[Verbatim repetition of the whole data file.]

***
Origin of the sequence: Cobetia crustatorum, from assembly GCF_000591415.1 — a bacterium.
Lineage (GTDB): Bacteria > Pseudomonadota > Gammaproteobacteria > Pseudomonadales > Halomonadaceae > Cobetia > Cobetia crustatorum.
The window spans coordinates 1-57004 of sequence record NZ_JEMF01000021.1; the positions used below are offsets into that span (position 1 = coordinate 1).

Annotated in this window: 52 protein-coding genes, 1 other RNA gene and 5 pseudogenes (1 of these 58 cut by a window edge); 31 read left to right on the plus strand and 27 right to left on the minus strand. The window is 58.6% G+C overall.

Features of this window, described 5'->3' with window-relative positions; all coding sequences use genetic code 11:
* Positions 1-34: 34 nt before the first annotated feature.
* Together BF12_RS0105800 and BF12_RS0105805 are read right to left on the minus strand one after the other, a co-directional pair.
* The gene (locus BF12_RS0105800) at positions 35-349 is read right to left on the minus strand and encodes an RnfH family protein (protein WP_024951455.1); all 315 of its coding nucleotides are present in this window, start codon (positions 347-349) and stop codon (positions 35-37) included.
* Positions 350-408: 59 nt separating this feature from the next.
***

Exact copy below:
Origin of the sequence: Cobetia crustatorum, from assembly GCF_000591415.1 — a bacterium.
Lineage (GTDB): Bacteria > Pseudomonadota > Gammaproteobacteria > Pseudomonadales > Halomonadaceae > Cobetia > Cobetia crustatorum.
The window spans coordinates 1-57004 of sequence record NZ_JEMF01000021.1; the positions used below are offsets into that span (position 1 = coordinate 1).

Annotated in this window: 52 protein-coding genes, 1 other RNA gene and 5 pseudogenes (1 of these 58 cut by a window edge); 31 read left to right on the plus strand and 27 right to left on the minus strand. The window is 58.6% G+C overall.

Features of this window, described 5'->3' with window-relative positions; all coding sequences use genetic code 11:
* Positions 1-34: 34 nt before the first annotated feature.
* Together BF12_RS0105800 and BF12_RS0105805 are read right to left on the minus strand one after the other, a co-directional pair.
* The gene (locus BF12_RS0105800) at positions 35-349 is read right to left on the minus strand and encodes an RnfH family protein (protein WP_024951455.1); all 315 of its coding nucleotides are present in this window, start codon (positions 347-349) and stop codon (positions 35-37) included.
* Positions 350-408: 59 nt separating this feature from the next.